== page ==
The Medicaid Primary Care Pay Parity is gone and the Medicare Primary Care Incentive Program will go away at the end of this year. Expect several priorities from last year to re-emerge including graduate medical education funding, funding for vital federal health care programs such as Title VII Health Professions grants, National Health Service Corps (NHSC), National Health Care Workforce Commission and supporting Public Health and innovative technologies including reauthorizing funding the NIH.
Are you concerned about a practice or clinical issue or have an idea you'd like to suggest? If so, you might consider submitting a resolution to your Governor or chapter council.
Initiating a resolution provides ACP members an opportunity to focus attention at the ACP national level on a particular issue or topic that concerns them. Participating in the Board of Governors resolutions process provides the ACP grassroots member a voice and allows you to shape College policy that impacts the practice of internal medicine. When drafting a resolution, don't forget to consider how well it fits within ACP's Mission and Goals. In addition, be sure to use the College's 2015-2016 Priority Initiatives to guide you when proposing a resolution topic.
If effecting change interests you, the deadline for submitting new resolutions to be heard at the Fall 2016 Board of Governors Meeting is March 21, 2016. Members must submit resolutions to their Governor and/or chapter council. A resolution becomes a resolution of the chapter once the chapter council approves it.
Not sure how to begin drafting a resolution? Researching the College's position on an issue can give you a start. Visit the ACP Online homepage and click the "Advocacy" link in the right-hand, top margin to access ACP policy positions, read about recent ACP advocacy activities, or search ACP's library of policies and recommendations. Visit your chapter website, too, and click the link under "Advocacy" to access Electronic Resolutions System (ERS) where you can search past or proposed resolutions. A copy of the resolutions process is available on the ERS which furnishes more details on formatting resolutions, as well the process for submission, review, and approval.
Share your good idea with us. Draft a resolution.
ACP's Patient FACTS series is a patient-tested resource designed to help patients and their caregivers increase understanding of common health conditions and facilitate communication with their healthcare professional. These simple, easy-to-read resources include general information about the condition, its symptoms, how it is diagnosed, and possible treatment options.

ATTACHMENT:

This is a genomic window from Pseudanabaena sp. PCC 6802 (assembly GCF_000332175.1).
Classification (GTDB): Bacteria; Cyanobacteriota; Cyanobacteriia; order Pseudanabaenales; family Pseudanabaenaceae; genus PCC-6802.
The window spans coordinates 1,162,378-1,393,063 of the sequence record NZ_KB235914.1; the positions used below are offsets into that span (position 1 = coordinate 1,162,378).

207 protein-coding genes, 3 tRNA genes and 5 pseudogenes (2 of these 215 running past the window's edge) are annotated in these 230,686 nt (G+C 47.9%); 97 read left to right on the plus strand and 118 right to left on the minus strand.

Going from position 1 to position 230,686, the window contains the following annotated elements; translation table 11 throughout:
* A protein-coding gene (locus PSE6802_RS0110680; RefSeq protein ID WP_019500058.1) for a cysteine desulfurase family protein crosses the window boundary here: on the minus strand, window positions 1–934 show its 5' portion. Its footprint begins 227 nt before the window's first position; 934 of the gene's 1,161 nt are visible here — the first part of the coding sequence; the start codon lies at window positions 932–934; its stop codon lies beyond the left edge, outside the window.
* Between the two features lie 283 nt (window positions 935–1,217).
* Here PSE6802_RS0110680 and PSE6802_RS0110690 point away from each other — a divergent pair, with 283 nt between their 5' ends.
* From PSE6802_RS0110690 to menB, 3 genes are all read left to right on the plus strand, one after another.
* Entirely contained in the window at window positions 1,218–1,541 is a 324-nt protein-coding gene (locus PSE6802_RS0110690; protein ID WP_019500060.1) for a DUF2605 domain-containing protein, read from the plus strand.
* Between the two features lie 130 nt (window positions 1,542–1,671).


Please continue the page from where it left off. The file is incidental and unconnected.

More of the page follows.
Coming soon: Check back frequently for additional topics in both English and Spanish. Select topics will be available to order in print.
We are excited to announce that ACP and EBSCO Health are collaborating to provide ACP members with free access to the most current, evidence-based clinical decision support tool - DynaMed Plus™ as a benefit of ACP membership. Get started today using this powerful new tool.
MKSAP has been trusted by internists since 1967 as the best resource for updating knowledge and preparing for ABIM Board exams.
MKSAP 17, available in Complete, Digital, and Print packages, consists of 11 comprehensive text chapters with related multiple-choice questions. You'll find 1,200 completely new questions to help you identify learning gaps, stay current, and gain the knowledge you need to provide the best possible patient care. MKSAP 17's original and high-quality questions evolve out of case studies and patient scenarios based on the latest evidence.
Thursday, April 28, 2016 9:00 AM - Sunday, May 1, 2016 2:00 PM at the Embassy Suites in Murfreesboro, TN. TNACP is scheduled to provide two SEP modules on Saturday April 30, 2016 which will provide 4 hours of CME and 20 MOC points in medical knowledge. Registration website.
Tuesday, May 3 and Wednesday, May 4, 2016 in Washington, DC. Wednesday, May 4 will be the day legislative visits are scheduled. Additional information.
Thursday, May 5, 2016 through Saturday, May 7, 2016 in Washington, DC. Pre-courses by additional subscription are May 3-4, 2016.
Friday, October 28, 2016 and Saturday, October 29, 2016 at the Franklin Marriott at Cool Springs in Franklin, TN. Additional information will be forthcoming in the next newsletter.